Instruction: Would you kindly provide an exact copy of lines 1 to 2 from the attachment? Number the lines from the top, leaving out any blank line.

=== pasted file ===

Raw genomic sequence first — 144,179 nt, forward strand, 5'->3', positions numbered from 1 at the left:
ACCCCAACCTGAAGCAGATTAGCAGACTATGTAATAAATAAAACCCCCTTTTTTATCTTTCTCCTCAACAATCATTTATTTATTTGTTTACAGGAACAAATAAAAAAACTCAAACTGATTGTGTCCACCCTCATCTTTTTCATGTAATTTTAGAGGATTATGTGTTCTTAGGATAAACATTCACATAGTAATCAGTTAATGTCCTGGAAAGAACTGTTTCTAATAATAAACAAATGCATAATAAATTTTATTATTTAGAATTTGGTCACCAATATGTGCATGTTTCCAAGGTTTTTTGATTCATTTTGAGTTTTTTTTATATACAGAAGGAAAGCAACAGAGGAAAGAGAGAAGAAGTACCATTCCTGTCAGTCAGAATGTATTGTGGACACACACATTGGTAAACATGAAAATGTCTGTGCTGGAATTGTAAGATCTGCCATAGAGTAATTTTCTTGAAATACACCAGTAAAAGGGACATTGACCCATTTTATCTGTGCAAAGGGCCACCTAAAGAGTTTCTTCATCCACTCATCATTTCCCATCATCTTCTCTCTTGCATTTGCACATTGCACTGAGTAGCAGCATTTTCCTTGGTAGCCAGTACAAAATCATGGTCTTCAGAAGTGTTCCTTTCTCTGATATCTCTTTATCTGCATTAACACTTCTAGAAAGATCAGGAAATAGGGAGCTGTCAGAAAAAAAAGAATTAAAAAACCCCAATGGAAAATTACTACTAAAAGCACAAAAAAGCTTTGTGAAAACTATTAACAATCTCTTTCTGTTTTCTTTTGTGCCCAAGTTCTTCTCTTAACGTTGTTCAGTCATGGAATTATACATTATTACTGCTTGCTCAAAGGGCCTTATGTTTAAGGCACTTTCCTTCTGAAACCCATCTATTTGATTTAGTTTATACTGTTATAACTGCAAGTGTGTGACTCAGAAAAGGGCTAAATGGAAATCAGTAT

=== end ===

Raw genomic sequence first — 144,179 nt, forward strand, 5'->3', positions numbered from 1 at the left:
ACCCCAACCTGAAGCAGATTAGCAGACTATGTAATAAATAAAACCCCCTTTTTTATCTTTCTCCTCAACAATCATTTATTTATTTGTTTACAGGAACAAATAAAAAAACTCAAACTGATTGTGTCCACCCTCATCTTTTTCATGTAATTTTAGAGGATTATGTGTTCTTAGGATAAACATTCACATAGTAATCAGTTAATGTCCTGGAAAGAACTGTTTCTAATAATAAACAAATGCATAATAAATTTTATTATTTAGAATTTGGTCACCAATATGTGCATGTTTCCAAGGTTTTTTGATTCATTTTGAGTTTTTTTTATATACAGAAGGAAAGCAACAGAGGAAAGAGAGAAGAAGTACCATTCCTGTCAGTCAGAATGTATTGTGGACACACACATTGGTAAACATGAAAATGTCTGTGCTGGAATTGTAAGATCTGCCATAGAGTAATTTTCTTGAAATACACCAGTAAAAGGGACATTGACCCATTTTATCTGTGCAAAGGGCCACCTAAAGAGTTTCTTCATCCACTCATCATTTCCCATCATCTTCTCTCTTGCATTTGCACATTGCACTGAGTAGCAGCATTTTCCTTGGTAGCCAGTACAAAATCATGGTCTTCAGAAGTGTTCCTTTCTCTGATATCTCTTTATCTGCATTAACACTTCTAGAAAGATCAGGAAATAGGGAGCTGTCAGAAAAAAAAGAATTAAAAAACCCCAATGGAAAATTACTACTAAAAGCACAAAAAAGCTTTGTGAAAACTATTAACAATCTCTTTCTGTTTTCTTTTGTGCCCAAGTTCTTCTCTTAACGTTGTTCAGTCATGGAATTATACATTATTACTGCTTGCTCAAAGGGCCTTATGTTTAAGGCACTTTCCTTCTGAAACCCATCTATTTGATTTAGTTTATACTGTTATAACTGCAAGTGTGTGACTCAGAAAAGGGCTAAATGGAAATCAGTAT